- Confusional arousals. These precede the acute confusional state or delirium. Symptoms such as loss of coherence, distortion of memory, incomprehensible language, and disinhibition of behavior occur.
- Delirium. Delirium is an acute cerebral dysfunction that produces a total alteration of the mental state and an alteration of consciousness. Here, there are clear alterations in attention, disorders of perception, thought, short and long term memories, psychomotor activity, and the sleep-wake cycle.
The change of context in delirium
Delirium usually occurs in older people who go to a hospital for completely different reasons. During the night, they experience an acute confusional state.
The change of context, and the level of anxiety involved in being in a hospital, produce this. The problem here is that hospital workers often don’t know what to do to help. The key here is to change the context.
Narrowing of the field of disorders of consciousness: Division between thought and behavior
These disorders generate a lack of continuity between perception and cognition but are characterized by apparently “normal”, yet automated, behaviors.
We found the main disorder of the narrowing of the field of consciousness to be the twilight states. In the twilight state, the consciousness is totally obscured, but the person’s understanding of the world, although distorted, is partial.
The subject’s behavior seems to be in harmony with the environment and this is because their behavior is somewhat automated. These automatisms are involuntary movements, which means that they don’t perform them consciously. The people knew how to carry them out perfectly before experiencing this twilight state (sometimes called twilight amnesia)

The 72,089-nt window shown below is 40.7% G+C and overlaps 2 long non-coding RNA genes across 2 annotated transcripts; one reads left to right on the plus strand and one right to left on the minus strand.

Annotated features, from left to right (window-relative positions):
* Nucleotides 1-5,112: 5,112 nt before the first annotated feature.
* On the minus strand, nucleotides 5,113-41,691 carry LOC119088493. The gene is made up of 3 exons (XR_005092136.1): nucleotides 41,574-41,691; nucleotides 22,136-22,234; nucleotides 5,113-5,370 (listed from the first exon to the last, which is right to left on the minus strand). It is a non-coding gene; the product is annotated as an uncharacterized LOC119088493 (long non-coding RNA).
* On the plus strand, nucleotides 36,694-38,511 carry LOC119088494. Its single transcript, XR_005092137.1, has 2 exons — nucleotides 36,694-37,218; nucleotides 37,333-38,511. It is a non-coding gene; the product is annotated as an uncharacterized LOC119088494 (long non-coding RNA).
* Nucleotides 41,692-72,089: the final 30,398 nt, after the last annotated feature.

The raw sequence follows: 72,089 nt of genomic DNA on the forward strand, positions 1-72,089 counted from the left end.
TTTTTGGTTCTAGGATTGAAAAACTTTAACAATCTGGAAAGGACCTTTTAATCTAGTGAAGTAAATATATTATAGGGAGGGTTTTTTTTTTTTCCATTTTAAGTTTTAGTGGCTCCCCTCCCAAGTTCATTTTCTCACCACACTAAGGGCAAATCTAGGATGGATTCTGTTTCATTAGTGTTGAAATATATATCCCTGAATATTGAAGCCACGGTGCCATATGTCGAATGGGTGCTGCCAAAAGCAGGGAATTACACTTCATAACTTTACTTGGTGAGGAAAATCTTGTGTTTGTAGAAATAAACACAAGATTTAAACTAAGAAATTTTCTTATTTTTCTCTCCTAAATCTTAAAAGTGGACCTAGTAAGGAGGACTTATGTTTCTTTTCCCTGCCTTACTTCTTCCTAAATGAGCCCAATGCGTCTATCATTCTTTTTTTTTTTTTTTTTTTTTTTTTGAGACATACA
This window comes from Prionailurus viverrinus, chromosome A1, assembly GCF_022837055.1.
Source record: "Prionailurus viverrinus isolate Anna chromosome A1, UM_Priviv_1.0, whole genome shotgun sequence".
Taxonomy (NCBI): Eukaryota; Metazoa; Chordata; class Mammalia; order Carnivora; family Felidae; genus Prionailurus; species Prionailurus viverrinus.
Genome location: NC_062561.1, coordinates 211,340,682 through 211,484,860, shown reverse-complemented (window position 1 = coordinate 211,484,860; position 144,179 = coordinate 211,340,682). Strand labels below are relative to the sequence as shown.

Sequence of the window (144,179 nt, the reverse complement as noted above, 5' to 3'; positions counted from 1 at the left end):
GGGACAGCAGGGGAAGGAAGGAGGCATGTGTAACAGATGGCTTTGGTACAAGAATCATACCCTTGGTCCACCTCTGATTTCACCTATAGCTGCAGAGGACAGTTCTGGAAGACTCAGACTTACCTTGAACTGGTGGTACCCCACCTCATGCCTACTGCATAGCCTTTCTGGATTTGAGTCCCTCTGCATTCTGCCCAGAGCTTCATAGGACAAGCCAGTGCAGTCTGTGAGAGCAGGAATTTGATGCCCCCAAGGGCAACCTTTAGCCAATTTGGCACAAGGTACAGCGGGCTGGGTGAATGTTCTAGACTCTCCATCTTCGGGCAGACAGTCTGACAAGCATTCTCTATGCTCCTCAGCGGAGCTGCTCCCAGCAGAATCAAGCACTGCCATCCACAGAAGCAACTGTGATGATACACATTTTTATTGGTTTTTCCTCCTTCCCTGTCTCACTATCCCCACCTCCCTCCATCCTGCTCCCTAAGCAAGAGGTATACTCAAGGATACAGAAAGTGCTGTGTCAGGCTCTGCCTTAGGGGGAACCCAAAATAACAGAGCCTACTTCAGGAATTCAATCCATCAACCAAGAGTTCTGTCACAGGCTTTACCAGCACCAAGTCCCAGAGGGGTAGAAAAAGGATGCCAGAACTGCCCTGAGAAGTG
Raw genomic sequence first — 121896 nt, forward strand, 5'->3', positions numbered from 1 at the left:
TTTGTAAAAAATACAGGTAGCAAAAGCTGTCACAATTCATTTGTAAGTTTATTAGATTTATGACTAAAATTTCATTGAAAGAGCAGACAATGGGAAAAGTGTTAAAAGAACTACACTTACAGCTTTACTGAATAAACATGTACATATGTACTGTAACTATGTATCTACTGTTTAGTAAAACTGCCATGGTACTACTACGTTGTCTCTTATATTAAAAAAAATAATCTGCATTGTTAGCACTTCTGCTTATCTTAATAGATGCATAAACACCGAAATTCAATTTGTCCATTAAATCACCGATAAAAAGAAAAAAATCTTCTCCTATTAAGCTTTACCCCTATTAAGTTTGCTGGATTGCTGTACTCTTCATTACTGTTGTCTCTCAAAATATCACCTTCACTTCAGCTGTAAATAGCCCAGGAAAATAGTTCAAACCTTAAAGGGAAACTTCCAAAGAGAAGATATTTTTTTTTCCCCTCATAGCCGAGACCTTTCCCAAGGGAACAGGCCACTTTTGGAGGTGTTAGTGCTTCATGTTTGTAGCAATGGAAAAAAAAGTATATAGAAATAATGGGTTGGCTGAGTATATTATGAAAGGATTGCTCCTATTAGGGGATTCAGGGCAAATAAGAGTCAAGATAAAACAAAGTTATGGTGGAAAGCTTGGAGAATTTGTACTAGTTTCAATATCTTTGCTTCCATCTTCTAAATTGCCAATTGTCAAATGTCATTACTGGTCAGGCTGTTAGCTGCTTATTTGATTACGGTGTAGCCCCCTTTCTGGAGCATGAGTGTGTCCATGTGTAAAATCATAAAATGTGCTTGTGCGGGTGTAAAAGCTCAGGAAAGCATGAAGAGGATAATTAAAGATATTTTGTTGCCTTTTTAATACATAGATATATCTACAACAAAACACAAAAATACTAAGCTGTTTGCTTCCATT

There’s a difference here between people with schizophrenia, for example, whose automatisms give rise to strange behaviors.
In twilight states, impulses can also appear. Impulses are impulsive actions without a cognitive basis, and this differentiates them from the compulsions that can appear, for example, in OCD.
One characteristic of twilight states is that they arrive abruptly; however, they also disappear abruptly. They usually last a few hours or a few days, and the subject doesn’t remember anything about the episode.
Circumscribed alterations of consciousness: they don’t come alone
The psychopathology of consciousness is also found in psychological or neurological disorders without this being the patient’s main problem. This is usually the case in alterations such as depersonalization and de-realization, which usually appear in anxiety, panic, and neurotic situations.
Depersonalization is defined by Cruzado, Núñez, and Rojas (2013) as an alteration of a person’s self-consciousness. The person feels as if they’re distant and far away, and that they’re just a mere spectator observing their own mental processes and body movements. They’re only able to define their own symptoms with expressions such as “as if“, because of the difficulties involved in making those descriptions.
Depersonalization, although found in psychological and psychiatric illnesses, also appears in people without alterations due to physical and emotional exhaustion, stress, or sleep deprivation.
De-realization is a similar alteration. However, we’re talking here about a change in the person’s experience and perception of the world, and not of themselves.
All cited sources were thoroughly reviewed by our team to ensure their quality, reliability, currency, and validity. The bibliography of this article was considered reliable and of academic or scientific accuracy.
- Pérez, D. (2014). ¿La conciencia? ¿Qué es eso? Estudios de Psicología, 28(2), 127-140.
- Cruzado, L., Núñez, P. y Rojas, G. (2013). Despersonalización: más que un síntoma, un síndrome. Revista Neuro-Psiquiatría, 76(2), 120-125.
- Santos, J., Hernangómez, L. y Taravillo, B. (2018). Manual CeDe de Preparación PIR, 5ª edición. Madrid, España: CeDe.